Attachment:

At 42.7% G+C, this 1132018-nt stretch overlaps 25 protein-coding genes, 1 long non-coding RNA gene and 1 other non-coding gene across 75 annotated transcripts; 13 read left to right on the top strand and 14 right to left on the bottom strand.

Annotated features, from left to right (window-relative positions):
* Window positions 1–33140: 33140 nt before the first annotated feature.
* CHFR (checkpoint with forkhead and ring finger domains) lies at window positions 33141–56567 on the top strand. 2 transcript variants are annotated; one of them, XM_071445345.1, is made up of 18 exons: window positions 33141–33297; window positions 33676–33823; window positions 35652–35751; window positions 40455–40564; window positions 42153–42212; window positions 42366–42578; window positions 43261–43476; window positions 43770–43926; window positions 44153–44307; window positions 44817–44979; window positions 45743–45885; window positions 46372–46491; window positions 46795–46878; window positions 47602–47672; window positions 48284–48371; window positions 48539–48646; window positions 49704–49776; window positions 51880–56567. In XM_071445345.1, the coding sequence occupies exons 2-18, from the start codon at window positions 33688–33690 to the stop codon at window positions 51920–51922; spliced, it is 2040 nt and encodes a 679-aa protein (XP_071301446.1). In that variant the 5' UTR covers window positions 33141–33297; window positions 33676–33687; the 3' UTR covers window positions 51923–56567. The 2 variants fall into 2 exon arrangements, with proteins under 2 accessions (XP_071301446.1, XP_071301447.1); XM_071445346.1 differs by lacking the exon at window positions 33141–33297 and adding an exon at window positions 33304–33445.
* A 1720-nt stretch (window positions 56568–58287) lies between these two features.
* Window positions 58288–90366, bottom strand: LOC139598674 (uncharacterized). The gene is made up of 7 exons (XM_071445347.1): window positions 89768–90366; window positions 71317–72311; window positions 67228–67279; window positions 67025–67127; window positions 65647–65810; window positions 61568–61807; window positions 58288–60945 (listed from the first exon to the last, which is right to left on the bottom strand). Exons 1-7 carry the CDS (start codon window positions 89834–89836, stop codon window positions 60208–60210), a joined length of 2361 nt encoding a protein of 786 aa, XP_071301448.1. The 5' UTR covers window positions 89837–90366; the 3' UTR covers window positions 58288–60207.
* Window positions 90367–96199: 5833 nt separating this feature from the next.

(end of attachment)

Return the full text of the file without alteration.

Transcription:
At 42.7% G+C, this 1132018-nt stretch overlaps 25 protein-coding genes, 1 long non-coding RNA gene and 1 other non-coding gene across 75 annotated transcripts; 13 read left to right on the top strand and 14 right to left on the bottom strand.

Annotated features, from left to right (window-relative positions):
* Window positions 1–33140: 33140 nt before the first annotated feature.
* CHFR (checkpoint with forkhead and ring finger domains) lies at window positions 33141–56567 on the top strand. 2 transcript variants are annotated; one of them, XM_071445345.1, is made up of 18 exons: window positions 33141–33297; window positions 33676–33823; window positions 35652–35751; window positions 40455–40564; window positions 42153–42212; window positions 42366–42578; window positions 43261–43476; window positions 43770–43926; window positions 44153–44307; window positions 44817–44979; window positions 45743–45885; window positions 46372–46491; window positions 46795–46878; window positions 47602–47672; window positions 48284–48371; window positions 48539–48646; window positions 49704–49776; window positions 51880–56567. In XM_071445345.1, the coding sequence occupies exons 2-18, from the start codon at window positions 33688–33690 to the stop codon at window positions 51920–51922; spliced, it is 2040 nt and encodes a 679-aa protein (XP_071301446.1). In that variant the 5' UTR covers window positions 33141–33297; window positions 33676–33687; the 3' UTR covers window positions 51923–56567. The 2 variants fall into 2 exon arrangements, with proteins under 2 accessions (XP_071301446.1, XP_071301447.1); XM_071445346.1 differs by lacking the exon at window positions 33141–33297 and adding an exon at window positions 33304–33445.
* A 1720-nt stretch (window positions 56568–58287) lies between these two features.
* Window positions 58288–90366, bottom strand: LOC139598674 (uncharacterized). The gene is made up of 7 exons (XM_071445347.1): window positions 89768–90366; window positions 71317–72311; window positions 67228–67279; window positions 67025–67127; window positions 65647–65810; window positions 61568–61807; window positions 58288–60945 (listed from the first exon to the last, which is right to left on the bottom strand). Exons 1-7 carry the CDS (start codon window positions 89834–89836, stop codon window positions 60208–60210), a joined length of 2361 nt encoding a protein of 786 aa, XP_071301448.1. The 5' UTR covers window positions 89837–90366; the 3' UTR covers window positions 58288–60207.
* Window positions 90367–96199: 5833 nt separating this feature from the next.